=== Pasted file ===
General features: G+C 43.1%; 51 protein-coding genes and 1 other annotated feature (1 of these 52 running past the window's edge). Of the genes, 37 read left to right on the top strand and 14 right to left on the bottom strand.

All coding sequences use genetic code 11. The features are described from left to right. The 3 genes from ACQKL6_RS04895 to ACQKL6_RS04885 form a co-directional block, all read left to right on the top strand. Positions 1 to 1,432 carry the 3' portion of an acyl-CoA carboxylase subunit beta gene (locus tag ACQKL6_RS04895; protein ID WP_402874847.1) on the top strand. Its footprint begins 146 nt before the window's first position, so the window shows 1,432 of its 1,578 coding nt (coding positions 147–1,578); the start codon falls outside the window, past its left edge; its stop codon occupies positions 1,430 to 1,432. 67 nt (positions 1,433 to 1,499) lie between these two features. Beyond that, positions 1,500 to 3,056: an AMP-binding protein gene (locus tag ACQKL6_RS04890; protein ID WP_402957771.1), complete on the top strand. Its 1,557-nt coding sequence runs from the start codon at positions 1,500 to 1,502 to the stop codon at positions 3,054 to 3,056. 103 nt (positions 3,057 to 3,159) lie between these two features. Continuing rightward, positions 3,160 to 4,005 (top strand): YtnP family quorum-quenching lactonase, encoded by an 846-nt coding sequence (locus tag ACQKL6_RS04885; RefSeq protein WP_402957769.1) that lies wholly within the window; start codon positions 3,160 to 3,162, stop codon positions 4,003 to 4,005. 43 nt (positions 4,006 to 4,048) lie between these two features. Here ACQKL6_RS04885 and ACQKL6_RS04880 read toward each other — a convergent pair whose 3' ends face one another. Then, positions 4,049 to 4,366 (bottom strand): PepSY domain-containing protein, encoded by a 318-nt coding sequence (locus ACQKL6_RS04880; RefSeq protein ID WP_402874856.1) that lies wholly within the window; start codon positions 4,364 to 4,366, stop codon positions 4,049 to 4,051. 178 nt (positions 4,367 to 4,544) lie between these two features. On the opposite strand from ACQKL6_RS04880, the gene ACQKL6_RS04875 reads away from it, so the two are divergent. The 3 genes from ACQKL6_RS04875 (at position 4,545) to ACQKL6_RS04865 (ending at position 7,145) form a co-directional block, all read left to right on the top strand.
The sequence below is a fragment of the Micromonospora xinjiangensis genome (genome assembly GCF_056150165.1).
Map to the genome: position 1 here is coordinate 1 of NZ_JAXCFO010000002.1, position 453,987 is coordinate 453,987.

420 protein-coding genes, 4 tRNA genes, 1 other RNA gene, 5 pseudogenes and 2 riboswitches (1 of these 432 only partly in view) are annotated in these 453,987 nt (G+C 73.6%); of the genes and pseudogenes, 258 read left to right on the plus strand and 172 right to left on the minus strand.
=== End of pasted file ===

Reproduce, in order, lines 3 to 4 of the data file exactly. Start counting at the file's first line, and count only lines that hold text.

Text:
The sequence below is a fragment of the Micromonospora xinjiangensis genome (genome assembly GCF_056150165.1).
Map to the genome: position 1 here is coordinate 1 of NZ_JAXCFO010000002.1, position 453,987 is coordinate 453,987.